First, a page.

Depersonalization experiences in undergraduates are related to heightened stress cortisol responses

Timo Giesbrecht, Tom Smeets, Harald Merckelbach, Marko Jelicic

Research output: Contribution to journalArticleScientificpeer-review

32 Citations (Scopus)


The relationship between dissociative tendencies, as measured with the Dissociative Experiences Scale and its amnesia, absorption/imaginative involvement, and depersonalization/derealization subscales, and HPA axis functioning was studied in 2 samples of undergraduate students (N = 58 and 67). Acute stress was induced by means of the Trier Social Stress Test. Subjective and physiological stress (i.e., cortisol) responses were measured. Individuals high on the depersonalization/derealization subscale of the Dissociative Experiences Scale exhibited more pronounced cortisol responses, while individuals high on the absorption subscale showed attenuated responses. Interestingly, subjective stress experiences, as indicated by the Tension-Anxiety subscale of the Profile of Mood States, were positively related to trait dissociation. The present findings illustrate how various types of dissociation (i.e., depersonalization/derealization, absorption) are differentially related to cortisol stress responses.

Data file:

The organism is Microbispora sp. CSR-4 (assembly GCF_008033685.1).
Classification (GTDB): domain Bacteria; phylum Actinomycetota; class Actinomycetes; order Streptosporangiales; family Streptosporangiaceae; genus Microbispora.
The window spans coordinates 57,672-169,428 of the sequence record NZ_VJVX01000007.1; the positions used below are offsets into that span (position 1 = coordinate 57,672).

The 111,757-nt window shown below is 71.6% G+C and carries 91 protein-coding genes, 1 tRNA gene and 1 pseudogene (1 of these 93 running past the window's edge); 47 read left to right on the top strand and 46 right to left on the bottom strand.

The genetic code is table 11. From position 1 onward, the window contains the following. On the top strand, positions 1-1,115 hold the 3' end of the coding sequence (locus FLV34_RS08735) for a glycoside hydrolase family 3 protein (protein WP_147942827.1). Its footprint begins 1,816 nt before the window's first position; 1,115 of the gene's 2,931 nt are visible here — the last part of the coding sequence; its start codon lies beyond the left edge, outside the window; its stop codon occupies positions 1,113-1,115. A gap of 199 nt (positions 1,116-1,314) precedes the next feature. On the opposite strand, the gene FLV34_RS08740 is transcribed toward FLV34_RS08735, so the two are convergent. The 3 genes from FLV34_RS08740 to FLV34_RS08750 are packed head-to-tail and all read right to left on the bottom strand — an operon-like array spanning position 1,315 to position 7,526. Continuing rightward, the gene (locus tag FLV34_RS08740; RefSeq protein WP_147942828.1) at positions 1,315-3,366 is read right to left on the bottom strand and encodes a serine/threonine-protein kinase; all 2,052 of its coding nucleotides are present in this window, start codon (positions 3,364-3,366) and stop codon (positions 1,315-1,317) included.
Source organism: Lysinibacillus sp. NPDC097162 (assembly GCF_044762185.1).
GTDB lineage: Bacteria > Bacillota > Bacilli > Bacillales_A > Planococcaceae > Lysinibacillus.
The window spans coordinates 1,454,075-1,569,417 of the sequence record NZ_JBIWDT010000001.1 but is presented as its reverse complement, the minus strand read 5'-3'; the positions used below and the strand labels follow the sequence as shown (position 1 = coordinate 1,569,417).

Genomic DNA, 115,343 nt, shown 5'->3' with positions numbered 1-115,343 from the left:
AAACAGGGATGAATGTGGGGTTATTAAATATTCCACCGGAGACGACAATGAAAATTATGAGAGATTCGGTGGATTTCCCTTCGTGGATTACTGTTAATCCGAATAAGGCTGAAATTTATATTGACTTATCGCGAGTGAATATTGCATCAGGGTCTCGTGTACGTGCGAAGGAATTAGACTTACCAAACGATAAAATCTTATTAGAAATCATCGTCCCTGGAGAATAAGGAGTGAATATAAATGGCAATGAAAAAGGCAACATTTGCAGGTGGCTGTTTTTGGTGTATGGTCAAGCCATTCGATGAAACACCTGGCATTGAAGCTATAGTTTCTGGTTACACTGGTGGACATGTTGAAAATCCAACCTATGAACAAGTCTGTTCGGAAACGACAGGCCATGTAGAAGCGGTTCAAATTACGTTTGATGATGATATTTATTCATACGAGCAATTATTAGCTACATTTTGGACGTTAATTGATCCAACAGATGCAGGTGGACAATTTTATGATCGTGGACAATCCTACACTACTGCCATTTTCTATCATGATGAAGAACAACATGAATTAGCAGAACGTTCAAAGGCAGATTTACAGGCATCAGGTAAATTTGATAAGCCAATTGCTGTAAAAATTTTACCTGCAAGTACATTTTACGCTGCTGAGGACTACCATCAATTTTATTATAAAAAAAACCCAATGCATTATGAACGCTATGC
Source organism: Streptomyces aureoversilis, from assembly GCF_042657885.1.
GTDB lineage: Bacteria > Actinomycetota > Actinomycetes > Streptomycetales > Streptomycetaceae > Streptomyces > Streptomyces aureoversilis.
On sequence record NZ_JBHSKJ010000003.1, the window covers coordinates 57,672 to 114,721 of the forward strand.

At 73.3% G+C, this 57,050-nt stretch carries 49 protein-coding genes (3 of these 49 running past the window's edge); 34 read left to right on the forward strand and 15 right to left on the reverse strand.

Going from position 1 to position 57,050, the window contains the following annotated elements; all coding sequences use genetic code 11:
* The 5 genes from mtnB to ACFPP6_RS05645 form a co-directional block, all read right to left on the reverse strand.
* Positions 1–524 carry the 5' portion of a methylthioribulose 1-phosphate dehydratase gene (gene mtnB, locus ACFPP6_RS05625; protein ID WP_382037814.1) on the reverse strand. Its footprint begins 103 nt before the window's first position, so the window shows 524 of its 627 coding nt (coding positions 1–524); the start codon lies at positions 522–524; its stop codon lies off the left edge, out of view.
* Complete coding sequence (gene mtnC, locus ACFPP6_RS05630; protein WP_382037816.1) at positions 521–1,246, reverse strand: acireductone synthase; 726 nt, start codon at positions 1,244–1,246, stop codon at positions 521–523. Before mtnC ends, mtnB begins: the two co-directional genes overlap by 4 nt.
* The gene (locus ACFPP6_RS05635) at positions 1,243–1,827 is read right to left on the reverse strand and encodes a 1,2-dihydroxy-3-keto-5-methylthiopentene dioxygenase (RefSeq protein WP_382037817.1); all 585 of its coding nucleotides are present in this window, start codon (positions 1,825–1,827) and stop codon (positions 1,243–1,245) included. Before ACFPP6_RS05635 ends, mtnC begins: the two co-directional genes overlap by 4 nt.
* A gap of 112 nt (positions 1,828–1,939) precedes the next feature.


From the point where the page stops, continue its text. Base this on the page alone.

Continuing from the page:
Original languageUndefined/Unknown
Pages (from-to)282-287
JournalJournal of Nervous and Mental Disease
Issue number4
Publication statusPublished - 2007
Externally publishedYes

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